Google Doodle celebrates Japanese biochemist Michiyo Tsujimura’s 133rd birthday

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 Google Doodle celebrated the 133rd birthday of Japanese educator and biochemist Michio Tsujimura on September 17 with a special graphic. It's because of research by Michio Tsujimura that science has the answer to why green tea tastes so bitter when steeped for too long.

Google Doodle celebrates Japanese biochemist Michiyo Tsujimura’s

Born on September 17, 1888, in Okegawa, Saitama Prefecture, Japan, Michio Tsujimura spent his early career teaching science. She aspired to be a scientific researcher and materialized after she began analyzing the nutritional properties of Japanese silkworms at Hokkaido Imperial University in 1920.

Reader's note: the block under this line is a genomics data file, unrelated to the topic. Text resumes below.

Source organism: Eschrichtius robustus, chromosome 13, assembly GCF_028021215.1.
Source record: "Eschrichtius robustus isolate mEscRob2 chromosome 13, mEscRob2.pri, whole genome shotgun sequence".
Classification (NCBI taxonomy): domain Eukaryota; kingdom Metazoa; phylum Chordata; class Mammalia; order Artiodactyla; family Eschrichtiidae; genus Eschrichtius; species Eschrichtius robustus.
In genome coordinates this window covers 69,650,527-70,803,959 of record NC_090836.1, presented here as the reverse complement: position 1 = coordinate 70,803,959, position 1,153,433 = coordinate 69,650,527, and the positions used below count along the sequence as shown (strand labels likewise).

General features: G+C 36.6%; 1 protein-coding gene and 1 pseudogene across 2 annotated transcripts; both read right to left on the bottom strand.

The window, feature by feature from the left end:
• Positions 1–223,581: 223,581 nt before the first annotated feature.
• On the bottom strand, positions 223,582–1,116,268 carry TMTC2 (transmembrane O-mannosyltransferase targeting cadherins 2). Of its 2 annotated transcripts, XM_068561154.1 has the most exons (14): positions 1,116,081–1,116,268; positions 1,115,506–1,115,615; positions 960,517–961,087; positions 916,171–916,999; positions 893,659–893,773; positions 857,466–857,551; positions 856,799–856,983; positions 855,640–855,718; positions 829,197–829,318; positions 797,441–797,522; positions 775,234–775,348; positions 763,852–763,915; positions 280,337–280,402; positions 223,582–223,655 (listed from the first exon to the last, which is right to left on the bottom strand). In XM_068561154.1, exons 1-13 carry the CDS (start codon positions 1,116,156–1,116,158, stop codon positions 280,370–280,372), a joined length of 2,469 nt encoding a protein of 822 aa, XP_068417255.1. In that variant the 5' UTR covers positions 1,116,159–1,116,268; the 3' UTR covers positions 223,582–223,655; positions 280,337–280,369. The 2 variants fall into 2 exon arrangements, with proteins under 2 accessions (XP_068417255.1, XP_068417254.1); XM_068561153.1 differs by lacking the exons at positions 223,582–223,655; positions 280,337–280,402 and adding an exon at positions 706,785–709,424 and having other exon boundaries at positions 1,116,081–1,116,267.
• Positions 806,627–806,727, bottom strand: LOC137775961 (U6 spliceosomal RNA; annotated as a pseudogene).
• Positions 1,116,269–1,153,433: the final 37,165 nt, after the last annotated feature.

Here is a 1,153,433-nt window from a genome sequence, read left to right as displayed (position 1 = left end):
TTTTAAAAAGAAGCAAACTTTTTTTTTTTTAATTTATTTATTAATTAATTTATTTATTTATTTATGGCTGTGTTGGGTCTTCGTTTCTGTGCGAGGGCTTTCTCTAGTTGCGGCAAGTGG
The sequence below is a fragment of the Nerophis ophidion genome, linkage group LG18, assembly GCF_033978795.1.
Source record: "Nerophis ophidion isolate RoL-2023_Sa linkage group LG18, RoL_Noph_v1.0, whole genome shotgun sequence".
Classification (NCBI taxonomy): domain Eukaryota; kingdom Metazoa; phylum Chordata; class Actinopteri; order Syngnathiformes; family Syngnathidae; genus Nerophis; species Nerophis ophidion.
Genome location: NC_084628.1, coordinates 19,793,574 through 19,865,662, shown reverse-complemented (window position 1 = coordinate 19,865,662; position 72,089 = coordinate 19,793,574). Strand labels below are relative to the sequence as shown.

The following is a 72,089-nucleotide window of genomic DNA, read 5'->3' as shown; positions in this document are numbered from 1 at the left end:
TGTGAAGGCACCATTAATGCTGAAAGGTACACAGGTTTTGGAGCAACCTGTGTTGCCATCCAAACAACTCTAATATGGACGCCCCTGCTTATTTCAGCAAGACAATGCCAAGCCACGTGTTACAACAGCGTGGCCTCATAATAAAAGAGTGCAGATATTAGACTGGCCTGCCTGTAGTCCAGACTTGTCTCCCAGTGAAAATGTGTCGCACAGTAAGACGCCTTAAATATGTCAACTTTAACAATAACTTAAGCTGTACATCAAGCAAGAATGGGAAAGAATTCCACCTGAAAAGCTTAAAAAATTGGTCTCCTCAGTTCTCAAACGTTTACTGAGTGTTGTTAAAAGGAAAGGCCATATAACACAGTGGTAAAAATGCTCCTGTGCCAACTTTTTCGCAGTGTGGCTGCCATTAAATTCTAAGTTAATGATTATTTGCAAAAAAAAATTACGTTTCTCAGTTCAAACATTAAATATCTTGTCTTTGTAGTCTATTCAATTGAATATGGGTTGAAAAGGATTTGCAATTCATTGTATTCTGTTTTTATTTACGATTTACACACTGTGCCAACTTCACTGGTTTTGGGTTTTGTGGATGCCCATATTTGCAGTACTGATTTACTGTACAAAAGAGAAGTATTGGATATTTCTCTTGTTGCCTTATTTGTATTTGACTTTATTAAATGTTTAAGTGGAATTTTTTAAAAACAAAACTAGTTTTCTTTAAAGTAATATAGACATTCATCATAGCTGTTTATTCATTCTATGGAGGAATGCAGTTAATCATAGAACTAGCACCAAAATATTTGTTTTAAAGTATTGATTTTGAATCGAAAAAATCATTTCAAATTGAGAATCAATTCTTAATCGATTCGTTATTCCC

A few years later Michio Tsujimura transferred to Tokyo Imperial University and began researching the biochemistry of green tea with Dr. Umetaro Suzuki, who is acclaimed for his discovery of vitamin B1.

"Their joint research showed that green tea contained significant amounts of vitamin C, the first of several unknown molecular compounds in green tea that awaited under the microscope. In 1929, they isolated catechins, a bitter component of tea. Then, the next year, he isolated tannins, an even more bitter compound. These findings laid the foundation for his doctoral thesis, 'On the Chemical Components of Green Tea', when he first introduced Japan's agriculture in 1932. Graduated as female doctor," the Google Doodle page says.

Michio Tsujimura is also known as a teacher when she became the first dean of the Faculty of Home Economics at Tokyo Women's Higher Normal School in 1950.

A stone monument has been erected in the city of Okegawa in honor of Dr. Tsujimura's achievements.

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